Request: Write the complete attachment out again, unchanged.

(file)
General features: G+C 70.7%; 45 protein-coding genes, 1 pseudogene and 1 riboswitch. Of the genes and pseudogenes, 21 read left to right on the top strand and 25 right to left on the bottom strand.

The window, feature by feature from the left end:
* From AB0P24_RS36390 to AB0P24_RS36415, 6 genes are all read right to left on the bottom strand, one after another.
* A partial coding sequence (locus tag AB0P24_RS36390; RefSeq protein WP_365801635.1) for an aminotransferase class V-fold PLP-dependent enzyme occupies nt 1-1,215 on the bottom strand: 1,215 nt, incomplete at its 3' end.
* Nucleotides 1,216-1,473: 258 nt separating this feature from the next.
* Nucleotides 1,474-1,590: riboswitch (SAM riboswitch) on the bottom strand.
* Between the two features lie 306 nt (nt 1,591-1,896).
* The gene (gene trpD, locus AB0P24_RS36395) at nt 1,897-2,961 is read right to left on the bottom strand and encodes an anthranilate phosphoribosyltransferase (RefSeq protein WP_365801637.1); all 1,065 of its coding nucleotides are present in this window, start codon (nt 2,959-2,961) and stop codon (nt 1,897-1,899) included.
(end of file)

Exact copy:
General features: G+C 70.7%; 45 protein-coding genes, 1 pseudogene and 1 riboswitch. Of the genes and pseudogenes, 21 read left to right on the top strand and 25 right to left on the bottom strand.

The window, feature by feature from the left end:
* From AB0P24_RS36390 to AB0P24_RS36415, 6 genes are all read right to left on the bottom strand, one after another.
* A partial coding sequence (locus tag AB0P24_RS36390; RefSeq protein WP_365801635.1) for an aminotransferase class V-fold PLP-dependent enzyme occupies nt 1-1,215 on the bottom strand: 1,215 nt, incomplete at its 3' end.
* Nucleotides 1,216-1,473: 258 nt separating this feature from the next.
* Nucleotides 1,474-1,590: riboswitch (SAM riboswitch) on the bottom strand.
* Between the two features lie 306 nt (nt 1,591-1,896).
* The gene (gene trpD, locus AB0P24_RS36395) at nt 1,897-2,961 is read right to left on the bottom strand and encodes an anthranilate phosphoribosyltransferase (RefSeq protein WP_365801637.1); all 1,065 of its coding nucleotides are present in this window, start codon (nt 2,959-2,961) and stop codon (nt 1,897-1,899) included.